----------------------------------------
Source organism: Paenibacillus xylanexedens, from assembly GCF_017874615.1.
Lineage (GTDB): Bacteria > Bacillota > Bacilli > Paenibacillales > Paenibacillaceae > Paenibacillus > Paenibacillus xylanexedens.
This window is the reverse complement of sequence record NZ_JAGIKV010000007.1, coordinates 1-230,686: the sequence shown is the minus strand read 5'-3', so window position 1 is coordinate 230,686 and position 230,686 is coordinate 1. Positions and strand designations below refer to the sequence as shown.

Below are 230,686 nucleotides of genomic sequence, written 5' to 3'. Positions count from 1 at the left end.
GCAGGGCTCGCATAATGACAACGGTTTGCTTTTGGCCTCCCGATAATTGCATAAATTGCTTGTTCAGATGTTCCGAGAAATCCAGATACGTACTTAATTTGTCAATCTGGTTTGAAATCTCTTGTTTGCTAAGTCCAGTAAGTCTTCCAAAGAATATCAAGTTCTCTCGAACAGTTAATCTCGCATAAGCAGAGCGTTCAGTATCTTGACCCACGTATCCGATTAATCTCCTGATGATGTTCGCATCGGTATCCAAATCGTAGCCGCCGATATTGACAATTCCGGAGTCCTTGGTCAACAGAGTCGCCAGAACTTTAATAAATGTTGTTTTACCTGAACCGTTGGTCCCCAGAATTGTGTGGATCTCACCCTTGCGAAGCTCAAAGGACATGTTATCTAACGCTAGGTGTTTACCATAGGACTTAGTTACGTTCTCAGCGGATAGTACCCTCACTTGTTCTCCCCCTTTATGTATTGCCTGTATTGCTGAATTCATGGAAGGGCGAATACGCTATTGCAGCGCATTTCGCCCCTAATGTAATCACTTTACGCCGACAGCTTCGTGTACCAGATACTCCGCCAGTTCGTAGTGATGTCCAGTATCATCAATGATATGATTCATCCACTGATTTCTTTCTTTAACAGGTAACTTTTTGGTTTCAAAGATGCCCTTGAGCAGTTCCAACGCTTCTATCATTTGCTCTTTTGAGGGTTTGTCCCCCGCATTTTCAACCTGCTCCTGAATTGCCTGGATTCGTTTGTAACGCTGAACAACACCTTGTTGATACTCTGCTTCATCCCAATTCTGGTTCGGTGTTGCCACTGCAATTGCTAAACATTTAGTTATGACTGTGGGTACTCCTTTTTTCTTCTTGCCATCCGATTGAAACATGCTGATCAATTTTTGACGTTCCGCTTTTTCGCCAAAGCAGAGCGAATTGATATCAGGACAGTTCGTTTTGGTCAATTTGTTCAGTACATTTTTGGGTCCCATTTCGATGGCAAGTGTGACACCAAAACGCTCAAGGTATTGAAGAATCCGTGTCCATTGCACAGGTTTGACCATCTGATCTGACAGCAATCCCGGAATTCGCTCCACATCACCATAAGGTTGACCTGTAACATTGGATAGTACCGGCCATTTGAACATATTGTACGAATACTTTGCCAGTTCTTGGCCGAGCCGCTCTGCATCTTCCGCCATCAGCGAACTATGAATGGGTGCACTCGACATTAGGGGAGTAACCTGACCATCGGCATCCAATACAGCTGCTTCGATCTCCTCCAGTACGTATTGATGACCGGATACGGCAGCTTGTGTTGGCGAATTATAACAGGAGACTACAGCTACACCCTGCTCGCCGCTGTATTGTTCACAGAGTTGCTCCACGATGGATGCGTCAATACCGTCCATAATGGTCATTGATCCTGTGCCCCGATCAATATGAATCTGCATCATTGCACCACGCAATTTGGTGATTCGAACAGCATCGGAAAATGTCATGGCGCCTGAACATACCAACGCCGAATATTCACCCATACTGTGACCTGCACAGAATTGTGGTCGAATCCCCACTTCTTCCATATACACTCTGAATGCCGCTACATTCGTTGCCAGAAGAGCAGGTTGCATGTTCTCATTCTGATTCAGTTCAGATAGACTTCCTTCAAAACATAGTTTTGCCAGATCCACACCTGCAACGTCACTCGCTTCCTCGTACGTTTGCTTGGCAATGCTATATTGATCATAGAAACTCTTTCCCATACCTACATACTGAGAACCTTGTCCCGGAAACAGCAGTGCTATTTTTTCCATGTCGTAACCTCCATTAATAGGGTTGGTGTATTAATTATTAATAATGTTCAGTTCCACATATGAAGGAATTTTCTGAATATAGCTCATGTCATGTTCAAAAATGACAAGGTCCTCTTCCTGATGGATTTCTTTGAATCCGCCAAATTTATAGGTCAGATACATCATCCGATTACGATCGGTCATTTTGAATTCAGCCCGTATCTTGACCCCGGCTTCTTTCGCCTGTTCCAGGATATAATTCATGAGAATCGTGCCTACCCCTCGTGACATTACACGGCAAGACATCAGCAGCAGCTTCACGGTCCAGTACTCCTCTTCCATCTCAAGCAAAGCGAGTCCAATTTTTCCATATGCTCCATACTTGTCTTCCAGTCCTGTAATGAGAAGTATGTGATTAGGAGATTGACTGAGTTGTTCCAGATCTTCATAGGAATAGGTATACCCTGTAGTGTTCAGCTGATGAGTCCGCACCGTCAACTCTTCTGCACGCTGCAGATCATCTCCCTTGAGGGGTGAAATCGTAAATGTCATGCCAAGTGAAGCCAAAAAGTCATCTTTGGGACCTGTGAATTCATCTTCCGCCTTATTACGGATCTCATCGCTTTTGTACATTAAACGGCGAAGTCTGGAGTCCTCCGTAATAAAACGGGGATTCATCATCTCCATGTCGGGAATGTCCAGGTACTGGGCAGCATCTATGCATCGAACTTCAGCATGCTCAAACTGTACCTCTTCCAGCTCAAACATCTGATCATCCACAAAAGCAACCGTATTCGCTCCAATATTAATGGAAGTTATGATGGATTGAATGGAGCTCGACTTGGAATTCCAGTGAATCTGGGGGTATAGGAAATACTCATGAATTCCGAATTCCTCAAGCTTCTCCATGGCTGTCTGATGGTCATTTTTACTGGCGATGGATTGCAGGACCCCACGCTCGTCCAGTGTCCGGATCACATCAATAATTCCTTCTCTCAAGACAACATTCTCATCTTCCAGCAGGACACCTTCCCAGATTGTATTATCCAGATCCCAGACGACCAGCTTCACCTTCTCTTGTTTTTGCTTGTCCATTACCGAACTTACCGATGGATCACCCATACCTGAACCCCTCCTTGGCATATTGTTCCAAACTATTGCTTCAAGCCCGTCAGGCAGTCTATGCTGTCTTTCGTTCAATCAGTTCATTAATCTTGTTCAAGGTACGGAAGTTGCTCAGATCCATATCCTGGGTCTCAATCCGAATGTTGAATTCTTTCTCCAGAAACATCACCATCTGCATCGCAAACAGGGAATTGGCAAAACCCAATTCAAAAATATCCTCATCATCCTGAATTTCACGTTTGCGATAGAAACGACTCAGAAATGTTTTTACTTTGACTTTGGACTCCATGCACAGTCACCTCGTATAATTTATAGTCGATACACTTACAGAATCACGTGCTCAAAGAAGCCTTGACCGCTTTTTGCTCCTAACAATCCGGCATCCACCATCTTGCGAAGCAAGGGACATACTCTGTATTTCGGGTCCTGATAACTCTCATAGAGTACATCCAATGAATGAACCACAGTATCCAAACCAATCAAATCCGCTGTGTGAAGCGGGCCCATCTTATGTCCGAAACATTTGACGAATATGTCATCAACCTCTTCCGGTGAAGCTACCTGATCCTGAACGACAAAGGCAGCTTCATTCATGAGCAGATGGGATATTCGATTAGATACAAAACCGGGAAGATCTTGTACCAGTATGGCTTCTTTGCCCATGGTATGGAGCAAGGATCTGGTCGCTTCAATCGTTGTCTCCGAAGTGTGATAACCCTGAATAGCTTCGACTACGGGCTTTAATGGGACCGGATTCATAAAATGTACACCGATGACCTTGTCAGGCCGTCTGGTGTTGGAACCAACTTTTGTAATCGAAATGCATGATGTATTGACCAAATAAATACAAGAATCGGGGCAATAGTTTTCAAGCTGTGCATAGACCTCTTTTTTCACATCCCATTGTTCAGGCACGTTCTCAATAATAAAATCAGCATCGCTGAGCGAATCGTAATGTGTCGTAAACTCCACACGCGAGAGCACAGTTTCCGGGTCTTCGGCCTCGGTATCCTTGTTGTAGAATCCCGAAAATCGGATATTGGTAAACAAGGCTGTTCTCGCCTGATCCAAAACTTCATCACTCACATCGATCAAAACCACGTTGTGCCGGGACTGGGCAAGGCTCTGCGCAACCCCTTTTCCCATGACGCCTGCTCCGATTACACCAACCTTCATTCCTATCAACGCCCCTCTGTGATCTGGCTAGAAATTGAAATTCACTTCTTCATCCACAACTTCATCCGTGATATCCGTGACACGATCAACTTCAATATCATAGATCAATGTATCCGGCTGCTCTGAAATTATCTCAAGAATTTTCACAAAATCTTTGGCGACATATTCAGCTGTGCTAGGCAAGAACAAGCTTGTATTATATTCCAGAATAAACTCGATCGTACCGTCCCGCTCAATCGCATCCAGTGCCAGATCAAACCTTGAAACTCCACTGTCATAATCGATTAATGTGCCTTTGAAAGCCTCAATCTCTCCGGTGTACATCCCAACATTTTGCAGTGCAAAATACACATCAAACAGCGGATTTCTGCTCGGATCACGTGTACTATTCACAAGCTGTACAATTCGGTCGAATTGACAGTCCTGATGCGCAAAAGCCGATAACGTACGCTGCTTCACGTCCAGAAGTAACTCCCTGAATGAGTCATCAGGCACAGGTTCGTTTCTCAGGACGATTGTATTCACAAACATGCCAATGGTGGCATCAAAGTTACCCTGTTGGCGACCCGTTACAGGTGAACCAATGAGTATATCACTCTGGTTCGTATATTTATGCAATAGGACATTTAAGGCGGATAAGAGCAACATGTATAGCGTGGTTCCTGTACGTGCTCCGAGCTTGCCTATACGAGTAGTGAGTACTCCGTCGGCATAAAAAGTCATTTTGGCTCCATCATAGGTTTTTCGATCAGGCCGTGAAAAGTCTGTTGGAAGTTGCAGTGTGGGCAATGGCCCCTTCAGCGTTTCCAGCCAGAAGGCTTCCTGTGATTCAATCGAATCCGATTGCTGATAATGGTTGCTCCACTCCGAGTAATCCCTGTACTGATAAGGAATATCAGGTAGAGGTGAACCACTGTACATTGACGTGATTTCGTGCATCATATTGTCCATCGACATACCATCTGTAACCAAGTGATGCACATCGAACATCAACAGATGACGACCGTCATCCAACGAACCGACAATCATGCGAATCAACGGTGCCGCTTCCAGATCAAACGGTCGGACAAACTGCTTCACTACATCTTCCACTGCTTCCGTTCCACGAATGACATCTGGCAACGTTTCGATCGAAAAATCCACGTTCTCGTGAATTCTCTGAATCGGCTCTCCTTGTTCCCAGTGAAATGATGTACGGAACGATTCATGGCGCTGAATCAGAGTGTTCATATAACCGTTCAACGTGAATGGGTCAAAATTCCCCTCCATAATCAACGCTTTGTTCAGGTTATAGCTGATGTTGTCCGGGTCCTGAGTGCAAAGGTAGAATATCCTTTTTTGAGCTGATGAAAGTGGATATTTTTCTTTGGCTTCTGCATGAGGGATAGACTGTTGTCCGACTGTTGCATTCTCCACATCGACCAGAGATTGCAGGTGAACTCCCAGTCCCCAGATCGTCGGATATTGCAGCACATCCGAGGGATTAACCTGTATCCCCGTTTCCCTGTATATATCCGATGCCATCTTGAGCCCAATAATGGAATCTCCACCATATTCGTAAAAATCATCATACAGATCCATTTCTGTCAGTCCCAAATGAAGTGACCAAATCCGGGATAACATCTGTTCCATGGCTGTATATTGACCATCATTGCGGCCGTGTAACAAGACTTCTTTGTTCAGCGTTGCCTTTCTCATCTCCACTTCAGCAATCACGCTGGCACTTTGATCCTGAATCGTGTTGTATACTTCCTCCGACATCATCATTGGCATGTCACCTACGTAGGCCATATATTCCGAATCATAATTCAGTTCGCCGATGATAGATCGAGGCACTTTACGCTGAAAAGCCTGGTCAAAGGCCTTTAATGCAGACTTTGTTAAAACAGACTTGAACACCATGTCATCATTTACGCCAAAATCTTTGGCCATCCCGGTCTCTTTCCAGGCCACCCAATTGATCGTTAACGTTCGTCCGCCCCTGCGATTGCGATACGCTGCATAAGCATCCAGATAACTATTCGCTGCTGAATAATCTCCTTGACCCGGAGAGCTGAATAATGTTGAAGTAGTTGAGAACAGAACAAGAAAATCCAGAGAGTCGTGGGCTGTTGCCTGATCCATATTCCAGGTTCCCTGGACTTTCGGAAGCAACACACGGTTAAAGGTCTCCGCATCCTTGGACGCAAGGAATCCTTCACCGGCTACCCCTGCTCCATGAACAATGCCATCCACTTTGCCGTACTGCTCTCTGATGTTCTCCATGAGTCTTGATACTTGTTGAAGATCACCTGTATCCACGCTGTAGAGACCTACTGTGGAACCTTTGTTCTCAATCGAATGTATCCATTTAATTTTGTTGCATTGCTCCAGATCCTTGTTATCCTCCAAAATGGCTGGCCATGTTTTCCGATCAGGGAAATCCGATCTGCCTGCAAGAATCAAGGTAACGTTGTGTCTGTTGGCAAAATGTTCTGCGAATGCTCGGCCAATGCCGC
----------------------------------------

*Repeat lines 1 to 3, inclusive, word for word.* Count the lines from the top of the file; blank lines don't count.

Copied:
Source organism: Paenibacillus xylanexedens, from assembly GCF_017874615.1.
Lineage (GTDB): Bacteria > Bacillota > Bacilli > Paenibacillales > Paenibacillaceae > Paenibacillus > Paenibacillus xylanexedens.
This window is the reverse complement of sequence record NZ_JAGIKV010000007.1, coordinates 1-230,686: the sequence shown is the minus strand read 5'-3', so window position 1 is coordinate 230,686 and position 230,686 is coordinate 1. Positions and strand designations below refer to the sequence as shown.